Could most people write and read in the first century? Was Jesus teaching the illiterate masses, or were many of them able to read and write?
Despite many tightly held opinions about the "illiteracy" of the society in which Jesus ministered during his years on earth, the evidence paints quite a different picture. While not everyone who could read could necessarily write, a huge percentage of the free population had to read signs, inscriptions on coins, census material, and of course tax information, bills, and receipts. The archaeological evidence is overwhelming. Yes, professionals were often employed to write--even the learned Paul used a secretary--but this should not be taken to prove the ignorance or illiteracy of the population at large.
For more on this fascinating subject, see Alan Millard, Reading and Writing in the Time of Jesus (Sheffield Academic Press, 2000). This excellent book contains eight fact-filled chapters, solidly researched:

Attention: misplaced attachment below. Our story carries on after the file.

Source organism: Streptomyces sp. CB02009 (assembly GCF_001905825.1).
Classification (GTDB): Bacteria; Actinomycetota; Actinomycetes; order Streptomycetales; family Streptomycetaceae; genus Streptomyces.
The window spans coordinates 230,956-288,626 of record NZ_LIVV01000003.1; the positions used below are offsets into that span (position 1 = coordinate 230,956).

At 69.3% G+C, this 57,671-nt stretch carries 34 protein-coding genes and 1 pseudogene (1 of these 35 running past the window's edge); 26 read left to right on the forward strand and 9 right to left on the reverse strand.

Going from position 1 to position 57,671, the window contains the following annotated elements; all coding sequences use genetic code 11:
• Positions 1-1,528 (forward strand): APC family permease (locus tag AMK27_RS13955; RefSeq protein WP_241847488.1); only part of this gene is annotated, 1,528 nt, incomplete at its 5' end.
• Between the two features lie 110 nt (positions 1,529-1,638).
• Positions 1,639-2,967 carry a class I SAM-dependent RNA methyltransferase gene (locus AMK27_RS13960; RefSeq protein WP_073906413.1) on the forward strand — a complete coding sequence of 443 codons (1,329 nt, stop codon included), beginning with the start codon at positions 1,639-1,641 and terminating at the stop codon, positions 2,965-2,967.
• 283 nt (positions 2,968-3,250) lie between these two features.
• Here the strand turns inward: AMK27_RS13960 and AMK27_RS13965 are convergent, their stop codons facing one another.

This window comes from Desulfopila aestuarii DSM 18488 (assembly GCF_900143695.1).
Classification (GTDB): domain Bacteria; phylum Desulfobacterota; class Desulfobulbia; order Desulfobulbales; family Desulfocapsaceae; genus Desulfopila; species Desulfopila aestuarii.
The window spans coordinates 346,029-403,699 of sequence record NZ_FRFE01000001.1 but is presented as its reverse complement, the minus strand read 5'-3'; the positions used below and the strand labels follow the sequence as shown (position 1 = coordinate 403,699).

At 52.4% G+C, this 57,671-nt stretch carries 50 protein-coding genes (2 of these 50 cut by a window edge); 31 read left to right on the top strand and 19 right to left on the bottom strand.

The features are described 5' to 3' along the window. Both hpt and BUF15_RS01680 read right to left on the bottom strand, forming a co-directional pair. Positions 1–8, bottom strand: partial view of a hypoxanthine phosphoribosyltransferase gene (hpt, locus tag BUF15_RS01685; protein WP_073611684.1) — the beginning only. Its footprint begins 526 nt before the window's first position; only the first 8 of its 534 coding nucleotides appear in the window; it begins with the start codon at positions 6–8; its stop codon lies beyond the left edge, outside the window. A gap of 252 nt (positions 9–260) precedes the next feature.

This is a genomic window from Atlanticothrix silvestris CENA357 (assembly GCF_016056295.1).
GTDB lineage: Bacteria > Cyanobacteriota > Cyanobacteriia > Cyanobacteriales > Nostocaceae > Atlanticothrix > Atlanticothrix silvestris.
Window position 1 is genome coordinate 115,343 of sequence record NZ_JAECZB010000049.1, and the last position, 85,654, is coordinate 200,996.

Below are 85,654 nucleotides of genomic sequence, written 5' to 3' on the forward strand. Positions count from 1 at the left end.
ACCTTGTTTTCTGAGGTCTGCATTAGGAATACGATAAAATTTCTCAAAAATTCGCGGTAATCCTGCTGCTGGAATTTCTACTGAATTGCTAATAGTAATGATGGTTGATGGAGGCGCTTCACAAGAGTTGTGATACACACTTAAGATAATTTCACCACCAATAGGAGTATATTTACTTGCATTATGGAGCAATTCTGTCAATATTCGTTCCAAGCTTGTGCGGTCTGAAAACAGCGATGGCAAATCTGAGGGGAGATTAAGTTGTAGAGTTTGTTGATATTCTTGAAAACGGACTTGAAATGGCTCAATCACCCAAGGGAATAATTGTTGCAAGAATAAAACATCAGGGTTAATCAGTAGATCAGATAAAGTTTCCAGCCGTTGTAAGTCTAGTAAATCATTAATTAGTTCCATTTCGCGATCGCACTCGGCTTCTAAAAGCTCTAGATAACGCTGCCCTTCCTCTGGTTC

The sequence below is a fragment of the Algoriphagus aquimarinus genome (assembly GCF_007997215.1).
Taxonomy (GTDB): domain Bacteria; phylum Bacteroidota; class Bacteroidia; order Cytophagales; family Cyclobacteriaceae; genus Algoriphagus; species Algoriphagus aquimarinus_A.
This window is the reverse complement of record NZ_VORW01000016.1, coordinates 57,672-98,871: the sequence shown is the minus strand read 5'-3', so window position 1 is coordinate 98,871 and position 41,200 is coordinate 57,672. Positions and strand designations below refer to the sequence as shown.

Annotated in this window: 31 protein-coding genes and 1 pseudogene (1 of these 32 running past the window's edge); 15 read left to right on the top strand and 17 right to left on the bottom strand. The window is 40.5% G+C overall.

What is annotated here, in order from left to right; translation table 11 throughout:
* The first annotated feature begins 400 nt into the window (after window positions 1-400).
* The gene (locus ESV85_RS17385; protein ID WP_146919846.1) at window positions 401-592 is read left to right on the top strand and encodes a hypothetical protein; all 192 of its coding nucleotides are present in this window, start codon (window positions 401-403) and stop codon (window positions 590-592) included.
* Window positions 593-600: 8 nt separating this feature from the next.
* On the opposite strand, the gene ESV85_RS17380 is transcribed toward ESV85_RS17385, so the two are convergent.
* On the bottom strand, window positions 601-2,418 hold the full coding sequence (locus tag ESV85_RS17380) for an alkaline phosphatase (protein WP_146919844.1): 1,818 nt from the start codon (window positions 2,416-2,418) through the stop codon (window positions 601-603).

(1) Ancient Books and their Survival,
(2) Early Christian Manuscripts,
(3) The Form of the Book: Page versus Roll,
(4) Writing in Herodian Palestine,
(5) A Polyglot Society,
(6) Who Read and Who Wrote?,
(7) Oral Tradition or Written Reports?, and
(8) Writing and the Gospels.
Since Palestine in the first century, though Aramaic-speaking, was well familiar with Greek and familiar with Hebrew--not to mention the little bit of Latin that some of the Roman soldiers and politicians must have known--it is fair to describe this society as trilingual. (How about you?!)
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